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#include <stdio.h>

#include <stdlib.h>


//int main(int argc, char* argv[])

int main(void)
{    // TODO
    int count=0;
    char name[8];

    unsigned char buffer[512]={0};
    FILE * outptr=NULL;
    FILE* inptr=fopen("card.raw","r");
    if(inptr==NULL)
    {
        printf("nao foi possivel abrir o arquivo");
        return 1;
    }
    while(fread(buffer , sizeof(buffer) , 1 ,inptr))
    {
              // fread(buffer , sizeof(buffer) , 1 ,inptr);
         fwrite(buffer, sizeof(buffer) , 1, outptr);
        if(((buffer[0]==0xff) && (buffer[1]=0xd8) && 
(buffer[2]==0xff) && (buffer[3]==0xe0)) || (buffer[3]==0xe1)
        || (buffer[3]==0xe2) || (buffer[3]==0xe3) || (
buffer[3]==0xe4) || (buffer[3]==0xe5) || (buffer[3]==0xe6) 
        || (buffer[3]==0xe7) || (buffer[3]==0xe8) || 
(buffer[3]==0xe9)|| (buffer[3]==0xea)|| (buffer[3]==0xeb) || 
        (buffer[3]==0xec) || (buffer[3]==0xed) || 
(buffer[3]==0xee) || (buffer[3]==0xef))

        {
            if(outptr!=NULL)
            {
                fclose(outptr);
               // outptr=NULL;
            }
            sprintf(name, "%03d.jpg",count);
          //count++;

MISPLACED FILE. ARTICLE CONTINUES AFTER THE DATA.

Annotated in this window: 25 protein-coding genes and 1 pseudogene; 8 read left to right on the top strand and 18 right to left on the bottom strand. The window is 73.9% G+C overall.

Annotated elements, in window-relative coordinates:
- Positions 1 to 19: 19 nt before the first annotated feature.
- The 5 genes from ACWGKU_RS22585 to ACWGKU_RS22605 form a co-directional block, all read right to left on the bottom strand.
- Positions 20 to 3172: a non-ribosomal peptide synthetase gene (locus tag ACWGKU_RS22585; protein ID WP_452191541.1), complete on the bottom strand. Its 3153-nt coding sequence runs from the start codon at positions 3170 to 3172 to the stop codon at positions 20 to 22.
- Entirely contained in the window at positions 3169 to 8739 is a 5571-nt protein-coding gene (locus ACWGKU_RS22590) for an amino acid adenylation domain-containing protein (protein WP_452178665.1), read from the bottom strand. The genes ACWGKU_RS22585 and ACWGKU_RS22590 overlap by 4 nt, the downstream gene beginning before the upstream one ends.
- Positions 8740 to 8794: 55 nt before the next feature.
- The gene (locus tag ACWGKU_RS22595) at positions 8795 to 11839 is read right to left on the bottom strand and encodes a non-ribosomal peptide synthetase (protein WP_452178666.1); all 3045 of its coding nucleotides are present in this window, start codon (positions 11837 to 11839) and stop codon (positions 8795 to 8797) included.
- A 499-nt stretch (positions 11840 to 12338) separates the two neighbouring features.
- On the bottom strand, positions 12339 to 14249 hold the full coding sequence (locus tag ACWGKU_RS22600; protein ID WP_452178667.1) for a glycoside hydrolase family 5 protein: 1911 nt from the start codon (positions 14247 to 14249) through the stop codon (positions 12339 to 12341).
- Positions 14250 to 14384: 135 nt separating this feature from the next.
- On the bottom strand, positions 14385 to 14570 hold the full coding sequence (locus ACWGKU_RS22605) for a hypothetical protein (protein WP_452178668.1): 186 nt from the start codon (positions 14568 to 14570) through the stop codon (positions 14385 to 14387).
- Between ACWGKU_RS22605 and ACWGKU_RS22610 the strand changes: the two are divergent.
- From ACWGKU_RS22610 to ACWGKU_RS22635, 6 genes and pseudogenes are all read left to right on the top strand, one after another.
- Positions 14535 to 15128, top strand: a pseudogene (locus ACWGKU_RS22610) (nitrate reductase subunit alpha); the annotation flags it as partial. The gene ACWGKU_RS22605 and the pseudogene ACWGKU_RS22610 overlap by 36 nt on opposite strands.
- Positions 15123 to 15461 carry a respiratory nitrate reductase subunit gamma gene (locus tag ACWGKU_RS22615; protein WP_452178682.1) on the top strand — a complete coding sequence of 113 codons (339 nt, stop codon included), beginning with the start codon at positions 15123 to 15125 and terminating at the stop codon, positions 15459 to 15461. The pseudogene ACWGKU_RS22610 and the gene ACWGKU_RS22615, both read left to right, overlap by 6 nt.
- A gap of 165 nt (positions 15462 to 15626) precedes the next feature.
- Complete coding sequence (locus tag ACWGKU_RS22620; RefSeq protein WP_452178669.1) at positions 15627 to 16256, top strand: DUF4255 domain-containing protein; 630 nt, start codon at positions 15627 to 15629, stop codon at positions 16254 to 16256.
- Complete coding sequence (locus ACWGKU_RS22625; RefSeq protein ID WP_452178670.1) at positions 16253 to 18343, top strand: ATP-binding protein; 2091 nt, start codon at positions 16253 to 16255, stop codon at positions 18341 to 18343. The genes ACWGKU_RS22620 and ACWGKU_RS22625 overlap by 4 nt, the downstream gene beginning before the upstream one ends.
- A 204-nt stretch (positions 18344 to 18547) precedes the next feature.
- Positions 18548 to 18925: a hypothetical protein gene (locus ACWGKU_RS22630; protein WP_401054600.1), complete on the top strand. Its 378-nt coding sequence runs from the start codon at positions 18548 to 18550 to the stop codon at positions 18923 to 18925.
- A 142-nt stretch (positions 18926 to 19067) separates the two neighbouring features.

outptr=fopen(name, "a");// outptr=fopen(jpg_name,w);
            fwrite(buffer, sizeof(buffer) , 1, outptr);
            count++;
        }
               else  if(outptr != NULL)
           { 
               fwrite(buffer, sizeof(buffer) , 1, outptr);
           }
             }

   fclose(outptr);

    fclose(inptr);

    return 0;
}
1

Like in maths * has higher precedence than +, && has a higher precedence than ||. That means you'd have to put parentheses around your expressions combined with ||.

But you could avoid those 16 terms completely by applying a bitmask. You want to check whether the fourth byte's upper nibble is 0xe, the lower nibble doesn't matter, as all values from 0xe0 to 0xef are valid. You can write (buffer[3] & 0xf0 == 0xe0), with 0xf0 being the bitmask. Binary AND & results in a number having binary ones where both input values have a one, and zeroes where any of them has a zero, so this operation keeps only the bits where 0xf0 has ones, and that's the higher-value nibble. For example you might have the value 0xe2.

0xe2        11100010
0xf0        11110000
0xe2 & 0xf0 11100000 (0xe0)

As another option, maybe less elegant than & but still more readable than your original approach, you could write (buffer[3] >= 0xe0) && (buffer[3] <= 0xef)

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